The key to happiness

Chris: So Frederik, I couldn't ask for a better summary of what we just discussed in the last hour or so. So this has been a fantastic conversation. But before the conversation ends, we do have a new tradition on this podcast. It's a very simple one. So the previous guest leaves a question for my next guest without knowing who my next guest is and what we're going to talk about. So I had my previous guest posing the following question, and the question is for you. It's a very simple question. It only has three words, but it's maybe not as simple as it appears at first sight. The question that has been left for you, Frederick, is: “Are you happy?”.

Frederik: Oh, wow. That's a powerful question that is definitely on my mind all the time, and I believe it's probably on everybody's mind. I would answer it with a strong “yes”. And there is a reason for it. I just recently connected with a good friend of mine, Robert Waldinger. He is a professor at Harvard University, and he actually conducted the longest study on happiness. He's also a Zen master. So we spent hours talking about mindfulness and meditation. But what he came up with really impressed me. And this is kind of my answer to your question about why I'm happy. What they've found in 80 years of happiness research, and I think it's the longest study ever done on the subject, is that social connections have a profound effect on our well-being, which means that close relationships, actually more than money or fame, keep people happy throughout their lives. This study, one of the longest of its kind, again, has shown that individuals who are more socially connected to family, friends, and community are happier, physically healthier, and live longer than people who are less well-connected. And also the quality of these relationships really matters. So high quality, warm, and supportive relationships linked to better health and happiness I think is a convincing argument for me to invest every day a good amount of time or probably the most amount of time in these connections, right? So I'm here with my three kids every day and with my wife. I invest very much time in talking to my friends, connecting with them, have them over at our place. And just spending time with friends and in your community and, really nurturing these connections, I think is a great source of happiness. And I think the interesting thing isn’t money or fame, right? What used to be probably on many people's lists. It was never on my list because I really early understood that this is not providing any happiness. It's actually the opposite. And more and more people feel like these relationships can actually be a great source of happiness. And this gives me a lot of hope that the more you reconnect with your friends, the more you establish new connections those new connections and empathize with each other, how wonderful of a place that would be. And if we show a little bit more kindness to each other, I think we are on a good way to also create a better future for everyone. And I think it's an outlook that makes me really radically optimistic.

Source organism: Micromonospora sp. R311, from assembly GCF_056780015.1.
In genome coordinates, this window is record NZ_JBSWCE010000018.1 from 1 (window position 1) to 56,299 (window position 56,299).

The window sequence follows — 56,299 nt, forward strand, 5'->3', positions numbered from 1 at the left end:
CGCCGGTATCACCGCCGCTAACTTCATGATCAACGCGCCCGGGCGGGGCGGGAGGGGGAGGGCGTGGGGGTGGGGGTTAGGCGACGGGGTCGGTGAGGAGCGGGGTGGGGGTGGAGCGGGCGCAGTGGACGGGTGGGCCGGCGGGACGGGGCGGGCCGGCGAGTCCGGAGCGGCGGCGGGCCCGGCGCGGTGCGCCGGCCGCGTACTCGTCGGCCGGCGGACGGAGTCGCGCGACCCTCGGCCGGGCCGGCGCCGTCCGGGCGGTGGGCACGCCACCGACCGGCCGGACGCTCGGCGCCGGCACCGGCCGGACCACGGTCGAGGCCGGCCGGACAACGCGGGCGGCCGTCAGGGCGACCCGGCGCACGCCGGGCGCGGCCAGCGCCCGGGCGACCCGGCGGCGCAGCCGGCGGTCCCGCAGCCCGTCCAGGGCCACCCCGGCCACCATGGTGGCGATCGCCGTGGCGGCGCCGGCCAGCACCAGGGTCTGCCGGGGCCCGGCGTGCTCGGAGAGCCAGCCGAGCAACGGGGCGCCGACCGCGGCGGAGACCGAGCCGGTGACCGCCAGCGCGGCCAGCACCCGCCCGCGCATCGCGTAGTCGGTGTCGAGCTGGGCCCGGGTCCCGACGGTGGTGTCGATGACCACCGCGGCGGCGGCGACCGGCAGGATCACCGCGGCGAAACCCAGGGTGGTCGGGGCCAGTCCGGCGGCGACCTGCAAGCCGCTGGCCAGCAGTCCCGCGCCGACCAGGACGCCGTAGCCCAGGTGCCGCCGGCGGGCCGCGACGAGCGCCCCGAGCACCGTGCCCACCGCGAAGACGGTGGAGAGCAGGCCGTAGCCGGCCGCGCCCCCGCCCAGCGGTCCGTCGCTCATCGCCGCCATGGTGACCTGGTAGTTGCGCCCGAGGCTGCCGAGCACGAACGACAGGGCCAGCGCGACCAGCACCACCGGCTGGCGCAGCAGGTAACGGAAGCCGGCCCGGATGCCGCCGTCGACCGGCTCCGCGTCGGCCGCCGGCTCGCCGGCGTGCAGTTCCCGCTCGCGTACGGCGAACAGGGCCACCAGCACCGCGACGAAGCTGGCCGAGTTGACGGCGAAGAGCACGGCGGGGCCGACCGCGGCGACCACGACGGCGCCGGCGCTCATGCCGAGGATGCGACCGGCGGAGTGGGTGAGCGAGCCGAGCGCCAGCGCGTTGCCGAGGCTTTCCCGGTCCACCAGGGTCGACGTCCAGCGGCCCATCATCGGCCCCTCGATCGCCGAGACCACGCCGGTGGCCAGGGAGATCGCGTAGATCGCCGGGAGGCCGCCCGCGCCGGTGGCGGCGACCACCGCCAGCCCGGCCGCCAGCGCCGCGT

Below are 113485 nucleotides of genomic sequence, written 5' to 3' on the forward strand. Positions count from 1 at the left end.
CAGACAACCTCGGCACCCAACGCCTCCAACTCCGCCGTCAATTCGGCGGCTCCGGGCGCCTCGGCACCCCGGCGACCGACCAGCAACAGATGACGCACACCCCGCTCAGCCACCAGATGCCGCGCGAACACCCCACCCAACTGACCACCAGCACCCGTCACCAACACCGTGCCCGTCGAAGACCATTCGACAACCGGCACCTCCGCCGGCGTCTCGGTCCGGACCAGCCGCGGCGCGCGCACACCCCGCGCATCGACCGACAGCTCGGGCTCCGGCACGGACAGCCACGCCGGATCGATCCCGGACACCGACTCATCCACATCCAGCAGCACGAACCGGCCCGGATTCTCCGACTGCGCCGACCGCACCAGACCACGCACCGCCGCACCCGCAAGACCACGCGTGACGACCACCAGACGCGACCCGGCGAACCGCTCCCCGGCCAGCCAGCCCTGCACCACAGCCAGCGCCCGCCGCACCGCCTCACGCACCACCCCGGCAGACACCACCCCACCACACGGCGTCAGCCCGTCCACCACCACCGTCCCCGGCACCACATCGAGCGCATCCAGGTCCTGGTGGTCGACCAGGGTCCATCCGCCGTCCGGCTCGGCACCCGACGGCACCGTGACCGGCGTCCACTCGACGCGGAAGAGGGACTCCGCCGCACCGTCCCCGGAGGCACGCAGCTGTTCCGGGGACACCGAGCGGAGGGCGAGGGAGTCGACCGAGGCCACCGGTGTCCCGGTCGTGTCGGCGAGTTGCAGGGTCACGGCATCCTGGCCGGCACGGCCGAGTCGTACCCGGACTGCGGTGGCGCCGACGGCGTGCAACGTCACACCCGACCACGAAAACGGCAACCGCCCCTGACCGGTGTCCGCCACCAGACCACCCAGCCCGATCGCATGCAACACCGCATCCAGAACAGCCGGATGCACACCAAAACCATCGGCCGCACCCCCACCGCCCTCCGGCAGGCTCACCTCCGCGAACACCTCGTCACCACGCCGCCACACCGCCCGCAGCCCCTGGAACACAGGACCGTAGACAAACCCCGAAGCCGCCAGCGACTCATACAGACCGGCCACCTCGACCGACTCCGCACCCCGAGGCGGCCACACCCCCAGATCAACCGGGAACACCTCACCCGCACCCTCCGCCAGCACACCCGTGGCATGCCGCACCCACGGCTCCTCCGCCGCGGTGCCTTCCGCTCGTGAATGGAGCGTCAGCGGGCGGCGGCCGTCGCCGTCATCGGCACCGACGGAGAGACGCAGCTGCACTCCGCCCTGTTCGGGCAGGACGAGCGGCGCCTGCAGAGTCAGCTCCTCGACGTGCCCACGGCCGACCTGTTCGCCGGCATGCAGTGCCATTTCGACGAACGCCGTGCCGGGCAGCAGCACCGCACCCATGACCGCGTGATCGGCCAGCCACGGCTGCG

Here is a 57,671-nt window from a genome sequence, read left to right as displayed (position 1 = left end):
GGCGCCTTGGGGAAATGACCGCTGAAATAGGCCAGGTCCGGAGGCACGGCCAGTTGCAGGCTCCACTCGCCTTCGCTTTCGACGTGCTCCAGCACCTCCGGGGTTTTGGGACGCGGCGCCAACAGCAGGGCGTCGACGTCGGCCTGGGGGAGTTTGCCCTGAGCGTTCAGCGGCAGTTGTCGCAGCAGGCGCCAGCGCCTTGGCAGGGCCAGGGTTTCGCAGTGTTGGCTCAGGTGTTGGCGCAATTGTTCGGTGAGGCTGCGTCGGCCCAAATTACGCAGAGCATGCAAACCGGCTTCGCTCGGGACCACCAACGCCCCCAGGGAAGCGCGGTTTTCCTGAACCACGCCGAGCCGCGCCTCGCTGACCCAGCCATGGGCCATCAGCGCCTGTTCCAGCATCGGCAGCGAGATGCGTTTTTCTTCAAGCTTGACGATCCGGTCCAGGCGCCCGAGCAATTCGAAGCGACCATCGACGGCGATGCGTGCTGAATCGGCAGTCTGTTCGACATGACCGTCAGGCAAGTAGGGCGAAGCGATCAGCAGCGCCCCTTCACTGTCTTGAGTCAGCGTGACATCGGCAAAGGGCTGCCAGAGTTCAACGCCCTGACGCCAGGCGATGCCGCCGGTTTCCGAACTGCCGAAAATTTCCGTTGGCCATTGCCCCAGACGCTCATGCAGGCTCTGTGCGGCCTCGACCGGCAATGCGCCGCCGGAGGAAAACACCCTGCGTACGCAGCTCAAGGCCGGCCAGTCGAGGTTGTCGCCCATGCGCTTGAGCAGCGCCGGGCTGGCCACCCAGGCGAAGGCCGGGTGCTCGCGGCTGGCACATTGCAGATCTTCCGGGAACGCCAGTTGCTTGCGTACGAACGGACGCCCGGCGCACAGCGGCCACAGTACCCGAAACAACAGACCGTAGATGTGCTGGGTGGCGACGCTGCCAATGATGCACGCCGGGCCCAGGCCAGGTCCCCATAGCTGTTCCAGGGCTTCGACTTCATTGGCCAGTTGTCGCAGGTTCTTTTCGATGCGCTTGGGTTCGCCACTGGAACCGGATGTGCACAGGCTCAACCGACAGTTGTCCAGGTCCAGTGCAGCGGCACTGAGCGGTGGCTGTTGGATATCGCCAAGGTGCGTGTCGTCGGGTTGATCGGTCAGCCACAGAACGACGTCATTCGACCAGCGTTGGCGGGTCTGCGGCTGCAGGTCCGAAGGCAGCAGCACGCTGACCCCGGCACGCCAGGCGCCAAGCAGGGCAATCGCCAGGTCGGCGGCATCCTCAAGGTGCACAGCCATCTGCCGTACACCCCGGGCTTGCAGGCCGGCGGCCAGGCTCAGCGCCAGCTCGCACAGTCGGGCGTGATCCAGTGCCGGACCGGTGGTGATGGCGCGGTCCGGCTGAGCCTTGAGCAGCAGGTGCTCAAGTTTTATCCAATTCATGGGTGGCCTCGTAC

“Social connections have a profound effect on our well-being, more than money or fame. Close relationships keep people happier, physically healthier, and living longer.”

Chris: So your answer is a clear “yes”, I guess. And you gave some reasons for that. I guess everybody who's listening to this podcast episode now can, maybe in the next five minutes when they don't go on autopilot, actually think about this themselves. Frederik, it was a pleasure for this episode. Thank you so much for being my guest on this episode and sharing your background and also your recent work on the book. Again, very nice piece of work. Congratulations on this. And we'll make sure we are going to look at the show notes and maybe leave one or two copies on the table here around in our offices. I guess it's worth it. So, thanks for your time.

Frederik: Thank you so much, Christian. Thanks for having me, and see you in the future.

Chris: And to our listeners, if you haven't subscribed to this podcast yet, please go ahead and do so. It's a small thing, and it will help us continue to make the show better and better. So my promise to you is that we'll continue to do our best to deliver exceptional value at no cost to you. So if you're already not a subscriber, please go subscribe now. Thanks for listening. Take care and bye-bye.

Check out Frederik's book we talk about in this episode: "What's Next is Now." 

About the authors

Dr. Christian Mühlroth is the host of the Innovation Rockstars podcast and CEO of ITONICS. Dr. Frederik G. Pferdt is Google's first Chief Innovation Evangelist and author of the insightful new book, "What's Next is Now." 

The Innovation Rockstars podcast is a production of ITONICS, provider of the world’s leading Operating System for Innovation. Do you also have an inspiring story to tell about innovation, foresight, strategy, or growth? Then shoot us a note!